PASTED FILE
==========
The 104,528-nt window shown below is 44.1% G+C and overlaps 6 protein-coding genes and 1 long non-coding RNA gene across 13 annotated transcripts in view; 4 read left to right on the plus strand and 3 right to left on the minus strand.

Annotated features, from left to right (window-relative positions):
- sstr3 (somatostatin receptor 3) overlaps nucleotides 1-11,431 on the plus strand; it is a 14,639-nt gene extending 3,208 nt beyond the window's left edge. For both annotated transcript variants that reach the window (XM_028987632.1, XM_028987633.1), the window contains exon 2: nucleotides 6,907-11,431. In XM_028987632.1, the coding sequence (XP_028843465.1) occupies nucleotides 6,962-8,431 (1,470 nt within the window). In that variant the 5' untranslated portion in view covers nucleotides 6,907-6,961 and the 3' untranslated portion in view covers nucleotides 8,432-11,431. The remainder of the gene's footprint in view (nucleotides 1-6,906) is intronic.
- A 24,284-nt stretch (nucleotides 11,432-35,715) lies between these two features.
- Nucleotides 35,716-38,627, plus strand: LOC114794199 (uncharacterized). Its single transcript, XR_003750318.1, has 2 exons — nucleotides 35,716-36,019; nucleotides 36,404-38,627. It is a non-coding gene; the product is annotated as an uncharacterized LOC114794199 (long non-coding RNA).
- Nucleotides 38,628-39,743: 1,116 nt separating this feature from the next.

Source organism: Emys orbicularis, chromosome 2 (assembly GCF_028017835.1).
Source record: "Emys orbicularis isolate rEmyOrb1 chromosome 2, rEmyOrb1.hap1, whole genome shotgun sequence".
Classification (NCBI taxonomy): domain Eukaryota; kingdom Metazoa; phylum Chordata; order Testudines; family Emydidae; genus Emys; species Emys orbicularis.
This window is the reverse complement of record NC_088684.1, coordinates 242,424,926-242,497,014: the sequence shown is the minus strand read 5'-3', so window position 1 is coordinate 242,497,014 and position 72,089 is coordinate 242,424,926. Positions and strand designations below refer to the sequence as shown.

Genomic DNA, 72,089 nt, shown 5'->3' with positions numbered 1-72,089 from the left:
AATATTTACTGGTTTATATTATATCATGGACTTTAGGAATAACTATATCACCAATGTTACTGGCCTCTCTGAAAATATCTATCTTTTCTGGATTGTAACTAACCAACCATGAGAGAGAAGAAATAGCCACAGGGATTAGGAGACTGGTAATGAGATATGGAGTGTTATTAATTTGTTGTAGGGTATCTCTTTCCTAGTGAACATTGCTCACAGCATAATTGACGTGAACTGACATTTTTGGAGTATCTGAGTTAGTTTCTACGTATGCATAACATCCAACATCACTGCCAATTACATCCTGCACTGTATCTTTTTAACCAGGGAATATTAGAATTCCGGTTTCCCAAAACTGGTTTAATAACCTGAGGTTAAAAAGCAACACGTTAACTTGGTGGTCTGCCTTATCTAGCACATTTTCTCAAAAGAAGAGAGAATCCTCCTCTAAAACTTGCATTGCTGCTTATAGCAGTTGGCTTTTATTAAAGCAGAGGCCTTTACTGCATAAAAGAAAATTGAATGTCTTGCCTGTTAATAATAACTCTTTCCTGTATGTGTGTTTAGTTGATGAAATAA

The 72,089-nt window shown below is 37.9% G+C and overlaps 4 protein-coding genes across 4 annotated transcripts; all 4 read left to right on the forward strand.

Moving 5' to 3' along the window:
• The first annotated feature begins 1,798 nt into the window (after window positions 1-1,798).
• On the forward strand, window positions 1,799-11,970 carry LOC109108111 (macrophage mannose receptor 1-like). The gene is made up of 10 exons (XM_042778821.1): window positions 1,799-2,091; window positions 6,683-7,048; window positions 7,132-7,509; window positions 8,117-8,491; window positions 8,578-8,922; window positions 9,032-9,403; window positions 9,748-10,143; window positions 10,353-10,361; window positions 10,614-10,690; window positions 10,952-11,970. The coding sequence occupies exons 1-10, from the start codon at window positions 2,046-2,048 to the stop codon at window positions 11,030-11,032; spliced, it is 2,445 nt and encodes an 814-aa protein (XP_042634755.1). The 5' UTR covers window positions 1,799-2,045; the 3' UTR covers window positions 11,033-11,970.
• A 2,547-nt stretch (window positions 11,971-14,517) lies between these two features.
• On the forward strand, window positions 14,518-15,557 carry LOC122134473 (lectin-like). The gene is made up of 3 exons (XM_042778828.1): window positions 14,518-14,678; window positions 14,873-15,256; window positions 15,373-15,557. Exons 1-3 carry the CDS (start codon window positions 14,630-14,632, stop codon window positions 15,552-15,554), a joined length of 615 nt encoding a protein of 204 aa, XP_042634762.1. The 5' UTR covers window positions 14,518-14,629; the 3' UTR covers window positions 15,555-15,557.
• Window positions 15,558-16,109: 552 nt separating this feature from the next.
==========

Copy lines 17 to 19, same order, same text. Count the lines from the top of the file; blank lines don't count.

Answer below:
• A 2,547-nt stretch (window positions 11,971-14,517) lies between these two features.
• On the forward strand, window positions 14,518-15,557 carry LOC122134473 (lectin-like). The gene is made up of 3 exons (XM_042778828.1): window positions 14,518-14,678; window positions 14,873-15,256; window positions 15,373-15,557. Exons 1-3 carry the CDS (start codon window positions 14,630-14,632, stop codon window positions 15,552-15,554), a joined length of 615 nt encoding a protein of 204 aa, XP_042634762.1. The 5' UTR covers window positions 14,518-14,629; the 3' UTR covers window positions 15,555-15,557.
• Window positions 15,558-16,109: 552 nt separating this feature from the next.